- Financial help for your family member. If you have a family member that could benefit from some financial assistance, a Charitable Remainder Trust might be structured to create an income stream for your family member, while reaping tax savings for you, and a creating a future contribution to a charity of your choice.
- College Funds for Grandchildren. A Charitable Remainder Unitrust could be designed to make payments to children or grandchildren attending college. If you have dual goals of helping finance education for grandchildren and charitable intent, then this may be a solution worth exploring.
- Transition from Rental Income to Retirement Income. For those with rental properties that no longer want the hassle of property management during retirement, a Charitable Remainder Trust can be an elegant solution for selling the appreciated rental properties and creating retirement income.
- Savings Bonds. Savings bonds can be tricky from an income tax perspective and a bit inflexible with regards to planning options. Although the IRS permits you to postpone taxes on savings bonds until you redeem the bonds or the bond matures. When the bonds are taxed, they are taxed as interest income at ordinary income tax rates (not capital gains tax rates). The Treasury Department will not permit savings bonds to be transferred directly to a charity or Charitable Remainder Trust during life. Instead, you would have to cash out the bonds, pay any taxes due, and then donate the remaining proceeds to the charity of your choice. You could, however, contribute the savings bonds to a Testamentary Charitable Remainder Trust upon your death.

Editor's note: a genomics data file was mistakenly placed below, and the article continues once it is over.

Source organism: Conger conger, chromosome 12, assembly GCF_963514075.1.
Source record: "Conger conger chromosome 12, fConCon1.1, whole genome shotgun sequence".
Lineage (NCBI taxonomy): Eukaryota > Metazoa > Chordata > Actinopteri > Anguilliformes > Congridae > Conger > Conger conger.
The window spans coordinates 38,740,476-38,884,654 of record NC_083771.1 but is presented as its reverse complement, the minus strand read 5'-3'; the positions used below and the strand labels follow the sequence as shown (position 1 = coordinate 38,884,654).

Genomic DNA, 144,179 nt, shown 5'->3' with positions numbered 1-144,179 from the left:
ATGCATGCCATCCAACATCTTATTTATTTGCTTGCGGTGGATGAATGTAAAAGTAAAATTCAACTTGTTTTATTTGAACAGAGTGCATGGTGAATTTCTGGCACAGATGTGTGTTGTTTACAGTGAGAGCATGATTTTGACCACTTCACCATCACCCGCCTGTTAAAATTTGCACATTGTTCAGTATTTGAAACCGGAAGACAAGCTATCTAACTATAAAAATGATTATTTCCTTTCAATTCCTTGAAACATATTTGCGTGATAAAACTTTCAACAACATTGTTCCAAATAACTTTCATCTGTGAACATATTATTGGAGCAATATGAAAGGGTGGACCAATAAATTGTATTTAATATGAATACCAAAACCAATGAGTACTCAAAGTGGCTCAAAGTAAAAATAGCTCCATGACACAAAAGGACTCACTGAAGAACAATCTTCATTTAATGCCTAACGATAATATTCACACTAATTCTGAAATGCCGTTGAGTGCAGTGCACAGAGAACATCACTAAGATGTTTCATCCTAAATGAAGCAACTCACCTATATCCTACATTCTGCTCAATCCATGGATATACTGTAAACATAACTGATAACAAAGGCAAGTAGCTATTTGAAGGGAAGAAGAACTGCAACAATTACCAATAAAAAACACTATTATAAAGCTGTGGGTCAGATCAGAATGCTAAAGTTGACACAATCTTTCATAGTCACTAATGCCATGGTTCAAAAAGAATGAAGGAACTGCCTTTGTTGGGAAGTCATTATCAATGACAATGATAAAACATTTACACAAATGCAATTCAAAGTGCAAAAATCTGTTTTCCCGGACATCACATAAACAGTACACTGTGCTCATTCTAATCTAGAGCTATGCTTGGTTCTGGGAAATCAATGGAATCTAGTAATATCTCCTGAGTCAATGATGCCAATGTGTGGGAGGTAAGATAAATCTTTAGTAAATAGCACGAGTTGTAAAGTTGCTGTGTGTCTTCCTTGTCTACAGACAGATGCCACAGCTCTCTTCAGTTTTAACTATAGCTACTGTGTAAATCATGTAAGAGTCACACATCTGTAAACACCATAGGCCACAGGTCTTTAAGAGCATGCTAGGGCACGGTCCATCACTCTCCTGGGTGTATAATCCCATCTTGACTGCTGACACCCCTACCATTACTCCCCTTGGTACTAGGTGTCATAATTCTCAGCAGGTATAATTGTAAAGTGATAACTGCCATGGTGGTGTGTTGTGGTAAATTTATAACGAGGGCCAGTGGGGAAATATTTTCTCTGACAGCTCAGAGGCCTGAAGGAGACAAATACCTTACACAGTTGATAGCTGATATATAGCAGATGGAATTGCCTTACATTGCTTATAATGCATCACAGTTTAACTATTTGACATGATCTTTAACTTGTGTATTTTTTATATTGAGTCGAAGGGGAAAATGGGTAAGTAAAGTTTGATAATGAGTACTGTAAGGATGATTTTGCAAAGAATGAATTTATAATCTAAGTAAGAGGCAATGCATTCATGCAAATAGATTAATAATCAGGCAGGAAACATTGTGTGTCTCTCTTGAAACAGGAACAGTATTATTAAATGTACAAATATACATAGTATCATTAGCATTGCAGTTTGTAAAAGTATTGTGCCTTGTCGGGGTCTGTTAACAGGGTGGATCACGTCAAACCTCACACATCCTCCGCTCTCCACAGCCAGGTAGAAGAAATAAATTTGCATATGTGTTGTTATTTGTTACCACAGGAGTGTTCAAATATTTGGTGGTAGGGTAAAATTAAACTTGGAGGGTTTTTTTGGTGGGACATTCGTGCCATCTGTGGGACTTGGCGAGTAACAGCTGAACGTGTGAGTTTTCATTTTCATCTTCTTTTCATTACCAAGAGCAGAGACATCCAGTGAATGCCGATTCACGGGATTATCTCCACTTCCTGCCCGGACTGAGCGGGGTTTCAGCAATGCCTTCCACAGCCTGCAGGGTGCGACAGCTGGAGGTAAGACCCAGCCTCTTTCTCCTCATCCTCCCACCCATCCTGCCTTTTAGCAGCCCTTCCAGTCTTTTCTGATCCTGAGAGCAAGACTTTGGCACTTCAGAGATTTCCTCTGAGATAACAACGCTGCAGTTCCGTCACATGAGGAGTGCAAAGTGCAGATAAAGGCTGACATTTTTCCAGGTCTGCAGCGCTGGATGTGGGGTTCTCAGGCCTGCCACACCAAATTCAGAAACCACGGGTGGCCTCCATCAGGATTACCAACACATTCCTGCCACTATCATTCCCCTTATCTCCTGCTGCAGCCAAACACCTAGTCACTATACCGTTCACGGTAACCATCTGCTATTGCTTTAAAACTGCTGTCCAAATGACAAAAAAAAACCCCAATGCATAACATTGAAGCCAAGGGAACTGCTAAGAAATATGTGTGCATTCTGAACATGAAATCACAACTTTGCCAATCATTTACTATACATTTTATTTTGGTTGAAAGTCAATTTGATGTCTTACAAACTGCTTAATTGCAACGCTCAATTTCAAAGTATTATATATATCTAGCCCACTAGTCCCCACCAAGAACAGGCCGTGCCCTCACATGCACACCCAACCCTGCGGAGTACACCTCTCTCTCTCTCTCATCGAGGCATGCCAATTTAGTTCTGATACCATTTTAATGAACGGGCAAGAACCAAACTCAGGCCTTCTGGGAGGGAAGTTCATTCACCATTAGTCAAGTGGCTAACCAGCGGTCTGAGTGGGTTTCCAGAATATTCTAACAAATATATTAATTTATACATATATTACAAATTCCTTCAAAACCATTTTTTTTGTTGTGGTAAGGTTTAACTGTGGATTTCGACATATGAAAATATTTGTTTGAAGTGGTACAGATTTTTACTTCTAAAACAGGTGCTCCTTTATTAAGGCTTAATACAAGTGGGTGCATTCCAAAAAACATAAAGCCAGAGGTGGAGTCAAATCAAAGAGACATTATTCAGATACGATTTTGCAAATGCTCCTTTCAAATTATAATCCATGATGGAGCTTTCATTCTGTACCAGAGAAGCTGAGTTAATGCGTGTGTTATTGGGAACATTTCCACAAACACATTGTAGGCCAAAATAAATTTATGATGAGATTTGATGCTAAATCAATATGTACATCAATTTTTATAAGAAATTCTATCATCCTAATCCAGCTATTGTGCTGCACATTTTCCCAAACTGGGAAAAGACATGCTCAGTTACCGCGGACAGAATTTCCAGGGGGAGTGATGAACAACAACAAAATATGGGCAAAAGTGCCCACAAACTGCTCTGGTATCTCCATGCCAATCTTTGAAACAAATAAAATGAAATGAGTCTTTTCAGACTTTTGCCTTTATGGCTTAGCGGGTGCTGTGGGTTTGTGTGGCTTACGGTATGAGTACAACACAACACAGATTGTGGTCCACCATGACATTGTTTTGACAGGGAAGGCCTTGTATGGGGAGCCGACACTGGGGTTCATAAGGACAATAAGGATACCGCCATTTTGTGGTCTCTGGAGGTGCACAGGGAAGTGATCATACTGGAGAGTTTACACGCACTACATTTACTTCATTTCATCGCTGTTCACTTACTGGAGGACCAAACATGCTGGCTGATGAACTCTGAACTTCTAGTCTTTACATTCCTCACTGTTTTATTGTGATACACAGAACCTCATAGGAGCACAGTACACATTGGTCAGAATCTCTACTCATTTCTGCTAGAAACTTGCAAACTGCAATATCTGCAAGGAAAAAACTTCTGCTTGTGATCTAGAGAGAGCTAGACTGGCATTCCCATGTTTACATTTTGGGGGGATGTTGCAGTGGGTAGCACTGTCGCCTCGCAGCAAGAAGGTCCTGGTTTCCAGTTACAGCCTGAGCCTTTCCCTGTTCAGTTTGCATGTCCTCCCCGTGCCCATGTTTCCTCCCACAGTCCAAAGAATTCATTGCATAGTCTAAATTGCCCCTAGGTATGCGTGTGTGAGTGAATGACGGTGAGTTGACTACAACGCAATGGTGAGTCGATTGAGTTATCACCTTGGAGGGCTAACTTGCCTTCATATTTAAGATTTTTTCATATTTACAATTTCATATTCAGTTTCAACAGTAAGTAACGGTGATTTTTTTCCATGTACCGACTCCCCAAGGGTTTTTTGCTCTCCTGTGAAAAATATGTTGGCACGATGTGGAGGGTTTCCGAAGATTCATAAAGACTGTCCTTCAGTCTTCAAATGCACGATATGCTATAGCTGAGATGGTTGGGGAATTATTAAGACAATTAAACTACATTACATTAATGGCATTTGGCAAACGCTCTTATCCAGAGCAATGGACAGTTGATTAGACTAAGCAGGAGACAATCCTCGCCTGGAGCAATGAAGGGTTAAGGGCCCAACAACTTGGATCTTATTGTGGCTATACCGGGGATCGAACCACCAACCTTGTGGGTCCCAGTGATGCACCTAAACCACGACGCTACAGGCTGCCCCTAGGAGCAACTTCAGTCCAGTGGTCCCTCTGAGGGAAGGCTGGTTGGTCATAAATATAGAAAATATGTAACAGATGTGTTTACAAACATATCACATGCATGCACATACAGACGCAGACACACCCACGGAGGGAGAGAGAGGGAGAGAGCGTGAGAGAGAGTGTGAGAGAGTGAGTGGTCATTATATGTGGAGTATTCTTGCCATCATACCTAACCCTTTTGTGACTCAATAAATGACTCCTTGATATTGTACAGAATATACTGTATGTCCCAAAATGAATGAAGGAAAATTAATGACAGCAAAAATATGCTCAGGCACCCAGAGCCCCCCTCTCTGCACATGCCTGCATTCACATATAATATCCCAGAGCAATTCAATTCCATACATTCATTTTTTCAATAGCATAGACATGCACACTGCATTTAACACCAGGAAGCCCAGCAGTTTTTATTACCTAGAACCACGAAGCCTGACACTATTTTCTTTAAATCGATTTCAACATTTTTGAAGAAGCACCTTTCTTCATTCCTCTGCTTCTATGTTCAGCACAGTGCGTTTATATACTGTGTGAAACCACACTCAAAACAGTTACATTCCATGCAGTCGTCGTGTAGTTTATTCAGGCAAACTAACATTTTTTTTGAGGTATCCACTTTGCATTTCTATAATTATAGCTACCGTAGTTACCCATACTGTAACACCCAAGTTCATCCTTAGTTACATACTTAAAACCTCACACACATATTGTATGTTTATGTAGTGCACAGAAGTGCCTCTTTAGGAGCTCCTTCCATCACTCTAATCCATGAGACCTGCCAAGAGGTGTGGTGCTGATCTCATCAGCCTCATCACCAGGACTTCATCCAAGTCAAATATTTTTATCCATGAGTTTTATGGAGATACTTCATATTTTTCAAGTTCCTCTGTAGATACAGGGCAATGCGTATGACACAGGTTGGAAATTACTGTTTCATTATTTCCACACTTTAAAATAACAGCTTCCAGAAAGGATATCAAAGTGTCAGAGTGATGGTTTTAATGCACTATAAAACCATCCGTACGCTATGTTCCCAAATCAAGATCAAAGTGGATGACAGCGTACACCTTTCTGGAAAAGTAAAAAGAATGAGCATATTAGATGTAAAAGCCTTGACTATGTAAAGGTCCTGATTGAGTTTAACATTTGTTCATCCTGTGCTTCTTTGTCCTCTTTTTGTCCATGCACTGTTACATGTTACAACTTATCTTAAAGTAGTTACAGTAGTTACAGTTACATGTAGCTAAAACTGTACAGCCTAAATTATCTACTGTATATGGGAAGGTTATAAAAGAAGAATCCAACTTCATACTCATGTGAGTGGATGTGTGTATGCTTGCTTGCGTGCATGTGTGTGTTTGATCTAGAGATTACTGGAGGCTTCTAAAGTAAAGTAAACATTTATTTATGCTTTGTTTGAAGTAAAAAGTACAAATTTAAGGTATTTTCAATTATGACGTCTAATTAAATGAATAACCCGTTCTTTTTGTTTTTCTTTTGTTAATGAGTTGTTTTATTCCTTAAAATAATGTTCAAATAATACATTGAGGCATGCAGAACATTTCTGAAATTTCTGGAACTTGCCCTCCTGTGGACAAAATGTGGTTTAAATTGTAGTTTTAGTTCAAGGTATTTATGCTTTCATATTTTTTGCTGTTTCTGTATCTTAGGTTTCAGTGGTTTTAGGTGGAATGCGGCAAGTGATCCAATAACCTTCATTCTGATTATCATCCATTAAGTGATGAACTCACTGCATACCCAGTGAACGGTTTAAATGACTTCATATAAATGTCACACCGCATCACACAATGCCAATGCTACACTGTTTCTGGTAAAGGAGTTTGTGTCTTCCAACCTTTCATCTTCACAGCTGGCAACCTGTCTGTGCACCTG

Think a Charitable Remainder Trust Might Be the Right Tool for You?
We can help you develop a Wealth Protection Plan to minimize your tax exposure and protect you and your loved ones from other risks such as future lawsuits, creditors, or divorce.
In our years of experience working with thousands of clients in the Wake County area, we find that asset protection planning is particularly important if any of the following apply:
- You own a home and have an estimated net worth of $1M or more;
- You own vacation property;
- You own rental property;
- You are high income-earning professionals;
- You are high income-earning business owners;
- You own a business with significant value.
Don’t leave yourself or your loved ones stuck dealing with the financial aftermath that exorbitant taxes, lawsuits, medical bills or long-term care costs, or unexpected tragedy can bring to your family. Contact Carolina Family Estate Planning today at (919) 443-3035 or fill out our online form to speak with someone about registering for a seminar or a Vision Meeting. You may also wish request a free copy Jackie Bedard’s book, Estate Planning Pitfalls: The Twelve Most Common Threats To Your Estate & Your Family’s Future.